From time to time religious people claim that atheism is a religion too [1]. This is strange for – at least – two reasons. First of all; how can the absence of something be this very thing? How can the absence of religion be a religion? And, secondly, how come religious people take the right to define atheism from their world-view, i.e., that everybody has to have a belief?

The latter actually reflects the problem we are facing here rather well. Since a vast majority of the worlds population is religious of some sort, religious people simply take the right to define the reference frame from which to judge everyone’sviews on their own religious beliefs.

This reference frame, sort of, sits in the word “atheism” itself. Atheism is defined about theism. It should be the other way round. Let’s illustrate this by trying to replace the word “atheism” with a different name, e.g., “freethinker” [2]. If we call all people that are free from religion freethinkers than Christians, Muslims, Buddhists, Hinduists, Jews, Shintoists, etc., are afreethinkers or non-freethinkers.

Get the point? Hope so. But let’s take a one more example. Ghosts. I know that many people believe in ghosts, but the vast majority does not [3]. Hence, you would assume that someone you just met somewhere in the street does not believe in ghosts. You might, however, eventually find that this person actually does believe in ghost [4]. Now, the question is: how many people would have to believe in ghosts to swing the balance, so that is you that has to come out as an “aghostic”?

Since repetition seems to be a useful concept in pedagogics, let’s add yet another example. Science. If I am supposed to “believe” in the Higgs particle (yes, pun intended), I reasonably ask for the evidence (see, e.g., here for the current status). Similar to so fantastic a thing as gravitational waves [5]. Now, if I tell you there is a teapot in some orbit around the sun, and you do not believe me, how would you feel if I tried to define your non-believing in the existence of this teapot by calling you an ateapotist and claim that your non-belief in the teapot is as good as mine, i.e., it too is “a belief”?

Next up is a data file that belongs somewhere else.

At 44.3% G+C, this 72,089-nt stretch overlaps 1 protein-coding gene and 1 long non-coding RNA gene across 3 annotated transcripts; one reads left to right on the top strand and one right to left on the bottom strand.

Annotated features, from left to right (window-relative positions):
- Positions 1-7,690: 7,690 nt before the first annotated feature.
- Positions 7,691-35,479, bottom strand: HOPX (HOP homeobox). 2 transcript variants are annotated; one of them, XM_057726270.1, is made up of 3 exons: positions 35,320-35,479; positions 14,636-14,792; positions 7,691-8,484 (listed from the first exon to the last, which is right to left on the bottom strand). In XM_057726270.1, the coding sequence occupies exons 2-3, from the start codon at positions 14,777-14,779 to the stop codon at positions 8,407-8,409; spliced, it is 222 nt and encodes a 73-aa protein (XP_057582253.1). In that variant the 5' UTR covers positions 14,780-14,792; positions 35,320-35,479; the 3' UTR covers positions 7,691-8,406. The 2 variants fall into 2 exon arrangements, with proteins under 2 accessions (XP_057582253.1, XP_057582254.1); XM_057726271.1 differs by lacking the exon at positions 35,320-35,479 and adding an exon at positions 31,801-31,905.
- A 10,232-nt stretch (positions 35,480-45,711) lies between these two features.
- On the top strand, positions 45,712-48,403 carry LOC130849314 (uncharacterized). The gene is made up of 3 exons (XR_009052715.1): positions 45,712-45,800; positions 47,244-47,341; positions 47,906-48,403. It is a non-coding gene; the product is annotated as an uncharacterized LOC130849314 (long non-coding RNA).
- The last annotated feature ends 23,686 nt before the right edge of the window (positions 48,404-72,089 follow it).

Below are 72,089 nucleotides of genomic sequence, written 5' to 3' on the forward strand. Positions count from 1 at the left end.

Well, this is the classical burden of proof problem. In the case of the teapot or the ghost, most people will see the point. But when it comes to religion the claim that atheism is a religion too remains widespread.

But it is nevertheless false.


[1] Religious people do, of course, their best to spread this claim which I see as nothing but cheap propaganda. Guess it helps them to reduce their cognitive dissonances and makes them feel better. A recent example from Sweden is found here. A good comment and some background on this article by Jonna Bornemark are given by Patrik Lindenfors.
[2] I don’t think this is a right word in this context and in a way the word “freethinker” contains the same problem as “atheist”, but, for the sake of the argument, let’s use it here.
[3] Though I might be wrong with my “significant majority” believe here.
[4] And you might be okay with it as long as the person does not try to convince you and does not do you any harm based on this ghost-believing thing.
[5] Wow, look at the list of authors at the end of this paper and compare it with the author list of some “holy” scripture …